Festival of Scholars

An annual celebration of research, scholarship, and creativity

Topics in Religion

Date: Monday, April 28, 2014
Time: 1:00pm - 3:45pm
Location: Roth Nelson Room
Description: This session will include student presentations on a range of historical and contemporary issues concerning religion. All are welcome!

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Student Abstracts at this Session

Student(s):
Karina Da Silva

Faculty Mentor:
Dr. Victor Thasiah
Rape as a Tactic of War

The purpose of this research is to examine and prove a pattern of rape being a strategy rather than a symptom in combat zones. Using Bosnia as a case study, this research also proves that rape was used to serve two primary purposes: to gain social control of the Bosnian population, and to perform an ethnic cleansing. Though social conventions would have us think otherwise, the women were not ‘prizes’ so much as they were tools. This research looks into works by Bülent Diken and Ed Vulliamy, as well as testimonies by survivors. This project examines the cultural and structural significance of sexual assault as a means of control and demoralization during times of war. Special attention will be given to the Bosnian War in order to show how sexual degradation of the female body was used as a sociological weapon to destroy communal, familial, and political identity.




Student(s):
Thea Jerejian

Faculty Mentor:
Dr. Victor Thasiah
Anders Behring Breivik and the July 22, 2011 Attacks

This research paper addresses the terrorist attacks that occurred in Norway on the 22nd of July 2011 and the challenges the attacks created for the government and police force. The anti-Muslim extremist Anders Behring Breivik was behind the attacks claiming a total of 77 lives. Anders Behring Breivik’s actions remind us of the importance of recognizing the presence of Islamophobic tendencies in the Norwegian society and in the rest of the world. The attacks bring up the idea of the “Lone Wolf Terrorist” and show the danger that a well-organized lone wolf can cause. This research examines the phenomena of xenophobia and how extreme ideological attitudes may cause individuals to perform extreme actions such as terrorist attacks. The information in this research is based on existing research and scholarly articles, including the 22 of July Commission.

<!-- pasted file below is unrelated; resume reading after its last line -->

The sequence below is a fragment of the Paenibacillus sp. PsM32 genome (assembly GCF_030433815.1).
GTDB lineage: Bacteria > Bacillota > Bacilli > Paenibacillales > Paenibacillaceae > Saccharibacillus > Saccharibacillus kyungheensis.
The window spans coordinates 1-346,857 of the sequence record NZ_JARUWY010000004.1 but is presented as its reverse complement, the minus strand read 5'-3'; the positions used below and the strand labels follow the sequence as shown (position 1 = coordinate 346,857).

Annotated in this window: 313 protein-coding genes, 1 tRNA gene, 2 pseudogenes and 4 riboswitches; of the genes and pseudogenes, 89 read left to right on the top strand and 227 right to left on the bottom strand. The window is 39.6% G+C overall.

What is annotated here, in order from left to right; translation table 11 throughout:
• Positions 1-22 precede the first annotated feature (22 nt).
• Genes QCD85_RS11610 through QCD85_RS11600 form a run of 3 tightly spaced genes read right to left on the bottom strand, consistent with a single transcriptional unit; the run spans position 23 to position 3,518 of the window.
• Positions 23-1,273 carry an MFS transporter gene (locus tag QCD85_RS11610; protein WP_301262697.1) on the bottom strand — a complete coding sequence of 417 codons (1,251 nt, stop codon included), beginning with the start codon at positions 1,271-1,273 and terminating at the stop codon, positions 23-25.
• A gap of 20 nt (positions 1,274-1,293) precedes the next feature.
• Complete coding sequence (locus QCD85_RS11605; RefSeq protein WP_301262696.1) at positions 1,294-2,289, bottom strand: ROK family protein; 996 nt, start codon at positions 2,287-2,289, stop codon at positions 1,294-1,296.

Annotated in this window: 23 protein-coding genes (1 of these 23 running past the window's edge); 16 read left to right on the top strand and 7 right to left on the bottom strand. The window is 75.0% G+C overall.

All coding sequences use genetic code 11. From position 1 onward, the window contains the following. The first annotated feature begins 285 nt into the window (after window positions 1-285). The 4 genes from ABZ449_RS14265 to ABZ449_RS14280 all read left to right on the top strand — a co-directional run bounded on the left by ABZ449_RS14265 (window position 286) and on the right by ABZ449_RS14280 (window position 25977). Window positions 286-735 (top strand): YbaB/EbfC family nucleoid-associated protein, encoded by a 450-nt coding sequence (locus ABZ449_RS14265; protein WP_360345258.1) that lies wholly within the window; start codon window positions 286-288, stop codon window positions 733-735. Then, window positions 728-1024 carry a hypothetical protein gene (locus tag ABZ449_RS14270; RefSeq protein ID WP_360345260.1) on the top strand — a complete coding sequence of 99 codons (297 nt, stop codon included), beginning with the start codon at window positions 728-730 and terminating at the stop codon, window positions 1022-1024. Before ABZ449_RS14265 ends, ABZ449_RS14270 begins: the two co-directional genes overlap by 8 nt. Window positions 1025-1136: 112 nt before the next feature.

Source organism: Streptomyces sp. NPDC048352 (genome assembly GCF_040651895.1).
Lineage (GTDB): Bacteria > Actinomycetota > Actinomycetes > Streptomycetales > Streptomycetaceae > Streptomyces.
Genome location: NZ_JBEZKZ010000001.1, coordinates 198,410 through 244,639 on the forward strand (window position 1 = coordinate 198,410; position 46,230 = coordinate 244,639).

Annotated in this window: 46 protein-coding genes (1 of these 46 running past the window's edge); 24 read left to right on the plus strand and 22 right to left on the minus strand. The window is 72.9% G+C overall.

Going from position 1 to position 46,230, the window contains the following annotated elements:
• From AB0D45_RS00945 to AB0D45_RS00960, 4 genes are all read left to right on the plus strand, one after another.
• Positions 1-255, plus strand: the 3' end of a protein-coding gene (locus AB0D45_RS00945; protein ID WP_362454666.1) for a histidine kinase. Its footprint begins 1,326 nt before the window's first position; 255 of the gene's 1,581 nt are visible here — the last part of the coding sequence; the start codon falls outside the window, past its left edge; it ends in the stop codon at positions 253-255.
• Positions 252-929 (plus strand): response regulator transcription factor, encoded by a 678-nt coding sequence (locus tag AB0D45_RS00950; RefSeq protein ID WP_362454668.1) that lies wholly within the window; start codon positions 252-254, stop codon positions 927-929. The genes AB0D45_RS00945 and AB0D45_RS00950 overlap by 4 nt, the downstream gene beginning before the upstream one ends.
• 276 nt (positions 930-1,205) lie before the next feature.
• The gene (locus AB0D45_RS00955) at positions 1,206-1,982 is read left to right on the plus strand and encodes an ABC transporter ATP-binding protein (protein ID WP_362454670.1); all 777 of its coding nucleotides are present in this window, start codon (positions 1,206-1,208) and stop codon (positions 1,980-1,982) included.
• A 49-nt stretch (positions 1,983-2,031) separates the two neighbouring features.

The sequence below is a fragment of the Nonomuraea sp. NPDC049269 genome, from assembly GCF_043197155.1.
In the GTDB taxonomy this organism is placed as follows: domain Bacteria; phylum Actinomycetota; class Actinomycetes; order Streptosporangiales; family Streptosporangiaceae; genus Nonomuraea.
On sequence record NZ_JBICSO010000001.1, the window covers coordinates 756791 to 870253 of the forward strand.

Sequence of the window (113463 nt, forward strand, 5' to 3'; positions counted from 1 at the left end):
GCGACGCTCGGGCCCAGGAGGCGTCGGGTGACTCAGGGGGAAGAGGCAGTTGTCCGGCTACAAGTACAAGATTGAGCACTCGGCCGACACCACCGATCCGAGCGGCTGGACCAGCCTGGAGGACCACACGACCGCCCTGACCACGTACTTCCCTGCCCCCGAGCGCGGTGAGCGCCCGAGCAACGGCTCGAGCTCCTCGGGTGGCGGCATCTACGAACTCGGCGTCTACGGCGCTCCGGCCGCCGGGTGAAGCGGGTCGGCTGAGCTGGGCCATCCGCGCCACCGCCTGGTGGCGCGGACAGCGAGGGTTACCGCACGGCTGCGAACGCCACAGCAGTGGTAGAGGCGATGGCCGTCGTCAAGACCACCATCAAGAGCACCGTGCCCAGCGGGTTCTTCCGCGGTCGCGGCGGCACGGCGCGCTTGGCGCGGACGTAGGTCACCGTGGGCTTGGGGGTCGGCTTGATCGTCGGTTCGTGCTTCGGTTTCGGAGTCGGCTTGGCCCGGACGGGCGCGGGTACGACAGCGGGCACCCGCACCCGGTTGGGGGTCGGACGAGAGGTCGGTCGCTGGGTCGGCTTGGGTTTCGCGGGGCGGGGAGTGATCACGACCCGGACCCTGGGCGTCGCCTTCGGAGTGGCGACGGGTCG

Student(s):
Rene Silverman

Faculty Mentor:
Dr. Samuel Thomas
Understanding Aramaic: Jewish Literature and Culture during the Second Temple Period

Many people tend to think of Hebrew as the language of Jewish literature and culture. While it is true that many important texts are written in that ancient language, focusing on Hebrew alone leaves out an entire group of Jewish texts written in Aramaic over the span of several centuries. The purpose of my project is to examine the uses and cultural implications of Aramaic in Jewish literature and culture during the Second Temple period. I will address several texts including portions of Ezra and Daniel, the Dead Sea Scrolls, and the Elephantine Papyri, along with a discussion of their literary features, historical contexts, and prevailing themes.




Student(s):
William Zimmerle

Faculty Mentor:
Dr. Victor Thasiah
Fishing for Rights: The Fight Against Coal

Neighbor love, an essential theme in the Bible and Christian theological ethics, is an important aspect of life that can help shape our response to difficult social and ecological problems. In Cherry Point, Washington, there has been a proposal to build a coal export terminal in a large area that includes land owned by a Native American tribe. The battle between environmental groups and the railroad company is currently traveling through court hearings. This is a combined fight against the destructive effects that coal has on the environment and the social injustice that stems from requiring the Lummi tribe to relocate. In this paper, I will describe the proposed plan, explain the ill effects of coal trains, discuss the history of the Lummi tribe, and argue why the terminal should not be developed.




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